My Summer Camp was Boot Camp for Future Business Success
Could summer camp have given me tools for future business success? This year, my company, CMg Design, is 26 years old. When I think about how I got here, memories of my time at Camp Timberlane always surface.
I remember the goosebump chill of lake water, the mournful wail of loons at dusk, the bounce of swim docks underfoot, and the pop of flames that danced in bonfires. I remember the smells of the laundry, the mess hall, and the funky toilets. I remember putting on musicals like Jesus Christ Superstar, Godspell, and Hair. I remember learning how to play tennis, shoot a gun, use a bow and arrow, water ski, canoe, and swim. I remember my childhood best friend, Sandy, who was always homesick. We used to walk around camp holding hands, as little girls often do.
I lived for camp. It was my anchor. When my father passed when I was 13, Camp Timberlane was still there. I counted down the days on my calendar at home, labeling them with my own personal acronym of DUC, or “days until camp.” Today, Camp Timberlane’s home page has its own countdown.
What was it about this place that so many of us alumni believe in our souls that without our camp experience, we would never have become the adults we are today? Was it being on our own with only our cabin counselors for protection? Was it sleeping in bunk beds, playing jacks, and giggling the night away reading “bad” magazines and talking about the cutest boys? Was it getting your period for the first time and having your bunkmate instruct you on the supplies to allow you to keep on swimming even during that time? Maybe it was not being allowed to call home unless it was an emergency during the eight weeks of camp. Was it being pushed to try new things daily? Maybe it was all of these things and more.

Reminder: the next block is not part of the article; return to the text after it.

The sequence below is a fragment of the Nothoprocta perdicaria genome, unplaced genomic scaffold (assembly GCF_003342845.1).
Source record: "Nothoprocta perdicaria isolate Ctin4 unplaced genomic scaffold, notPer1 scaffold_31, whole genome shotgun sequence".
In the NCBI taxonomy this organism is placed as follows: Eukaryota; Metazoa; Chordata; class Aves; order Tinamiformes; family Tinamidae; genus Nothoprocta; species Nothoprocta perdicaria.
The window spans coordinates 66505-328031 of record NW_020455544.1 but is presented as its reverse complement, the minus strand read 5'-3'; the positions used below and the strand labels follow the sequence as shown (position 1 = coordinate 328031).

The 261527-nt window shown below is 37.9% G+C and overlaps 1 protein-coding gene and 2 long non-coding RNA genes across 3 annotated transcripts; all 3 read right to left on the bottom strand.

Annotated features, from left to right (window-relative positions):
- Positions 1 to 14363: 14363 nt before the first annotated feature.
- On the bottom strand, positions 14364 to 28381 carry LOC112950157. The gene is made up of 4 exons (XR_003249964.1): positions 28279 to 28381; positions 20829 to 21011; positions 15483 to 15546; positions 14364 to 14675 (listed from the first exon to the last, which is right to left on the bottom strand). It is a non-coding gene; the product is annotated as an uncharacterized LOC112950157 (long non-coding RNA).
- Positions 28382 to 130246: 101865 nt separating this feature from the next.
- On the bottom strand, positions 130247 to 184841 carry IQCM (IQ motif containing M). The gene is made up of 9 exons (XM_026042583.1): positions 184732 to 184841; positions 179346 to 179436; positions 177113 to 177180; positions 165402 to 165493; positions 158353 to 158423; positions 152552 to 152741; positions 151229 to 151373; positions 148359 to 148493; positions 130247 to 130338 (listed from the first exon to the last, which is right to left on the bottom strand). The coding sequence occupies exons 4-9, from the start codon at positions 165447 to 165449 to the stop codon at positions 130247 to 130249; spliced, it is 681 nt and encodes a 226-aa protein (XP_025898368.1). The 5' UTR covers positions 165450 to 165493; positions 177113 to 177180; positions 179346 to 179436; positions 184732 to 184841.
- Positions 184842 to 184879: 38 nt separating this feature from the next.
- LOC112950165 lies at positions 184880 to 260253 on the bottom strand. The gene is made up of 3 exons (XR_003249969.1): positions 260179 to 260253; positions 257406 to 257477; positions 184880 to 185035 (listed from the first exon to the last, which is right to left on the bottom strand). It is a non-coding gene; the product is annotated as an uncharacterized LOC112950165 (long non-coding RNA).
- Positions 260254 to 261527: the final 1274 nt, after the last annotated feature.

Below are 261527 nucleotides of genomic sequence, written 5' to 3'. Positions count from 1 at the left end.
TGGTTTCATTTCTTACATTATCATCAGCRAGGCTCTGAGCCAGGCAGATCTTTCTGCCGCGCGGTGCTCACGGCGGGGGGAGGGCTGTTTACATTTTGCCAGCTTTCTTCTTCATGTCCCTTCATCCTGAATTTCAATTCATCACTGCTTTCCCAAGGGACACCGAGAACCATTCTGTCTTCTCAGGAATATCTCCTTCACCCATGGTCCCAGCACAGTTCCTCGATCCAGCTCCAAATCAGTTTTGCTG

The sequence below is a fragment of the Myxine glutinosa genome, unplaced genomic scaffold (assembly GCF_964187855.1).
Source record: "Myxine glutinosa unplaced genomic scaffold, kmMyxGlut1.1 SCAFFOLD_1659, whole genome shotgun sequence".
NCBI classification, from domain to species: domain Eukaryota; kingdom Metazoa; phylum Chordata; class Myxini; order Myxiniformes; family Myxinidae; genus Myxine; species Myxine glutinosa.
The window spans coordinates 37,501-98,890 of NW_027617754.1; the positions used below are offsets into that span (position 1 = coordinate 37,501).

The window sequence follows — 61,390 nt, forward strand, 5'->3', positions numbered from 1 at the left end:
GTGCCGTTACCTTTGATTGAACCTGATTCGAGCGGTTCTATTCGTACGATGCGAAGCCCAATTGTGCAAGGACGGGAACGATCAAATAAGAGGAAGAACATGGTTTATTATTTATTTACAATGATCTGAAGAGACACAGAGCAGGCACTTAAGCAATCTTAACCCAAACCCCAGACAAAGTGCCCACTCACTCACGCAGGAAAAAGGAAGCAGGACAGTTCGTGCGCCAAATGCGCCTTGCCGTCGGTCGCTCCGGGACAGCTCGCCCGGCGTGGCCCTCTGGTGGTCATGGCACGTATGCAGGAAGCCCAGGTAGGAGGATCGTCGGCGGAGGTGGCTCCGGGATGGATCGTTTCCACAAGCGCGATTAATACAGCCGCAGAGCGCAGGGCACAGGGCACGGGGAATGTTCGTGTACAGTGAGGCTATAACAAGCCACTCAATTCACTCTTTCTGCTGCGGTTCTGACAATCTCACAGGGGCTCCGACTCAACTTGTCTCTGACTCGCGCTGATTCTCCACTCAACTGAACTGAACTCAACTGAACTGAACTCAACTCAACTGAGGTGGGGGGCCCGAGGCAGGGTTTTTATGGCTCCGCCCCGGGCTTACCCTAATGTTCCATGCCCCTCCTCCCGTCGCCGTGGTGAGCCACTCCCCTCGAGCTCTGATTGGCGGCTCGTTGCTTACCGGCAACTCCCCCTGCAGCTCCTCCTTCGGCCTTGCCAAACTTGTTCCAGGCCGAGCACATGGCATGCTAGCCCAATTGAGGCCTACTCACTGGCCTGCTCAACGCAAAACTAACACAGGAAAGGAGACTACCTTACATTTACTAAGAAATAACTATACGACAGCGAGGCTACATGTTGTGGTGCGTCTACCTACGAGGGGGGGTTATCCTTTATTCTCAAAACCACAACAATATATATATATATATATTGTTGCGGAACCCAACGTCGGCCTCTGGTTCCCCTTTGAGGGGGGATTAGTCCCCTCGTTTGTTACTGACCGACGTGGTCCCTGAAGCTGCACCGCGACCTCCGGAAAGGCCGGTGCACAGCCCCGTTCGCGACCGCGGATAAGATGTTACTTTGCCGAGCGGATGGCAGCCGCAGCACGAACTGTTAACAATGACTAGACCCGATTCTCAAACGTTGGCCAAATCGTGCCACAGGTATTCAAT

I was at camp for ten summers, from ages eight to eighteen. For sure, I grew up there. I discovered art and friendship and boys and swimming, but most of all, independance and growing confidence. I truly believed at camp I could do anything. From early on, we were given the tools to push and fail and push again until we succeeded. And if we didn’t succeed, that was fine too, because it was about making the effort. And then there were the team sports. At camp, you weren’t allowed to hang back. You were encouraged to push ahead, especially if you sucked, and I did suck. You did everything as a group, and the group dynamics were not always easy. You had to get along.
Often, as people get older, they wax nostalgic about the good old days, particularly their time in high school or college. For me, if I could go back, it would be to my 10-year-old self, just to spend one more summer on Lake of Two Islands, holding hands with Sandy, where everything was possible. Camp was not my home away from home, it was my home.
Thank you, Barry and Philomena Lowes, for your investment in all of us and for your purchase in 1958 of that land where Camp Timberlane continues to unlock the world for other kids.
Julie Markfield, CEO & Creative Director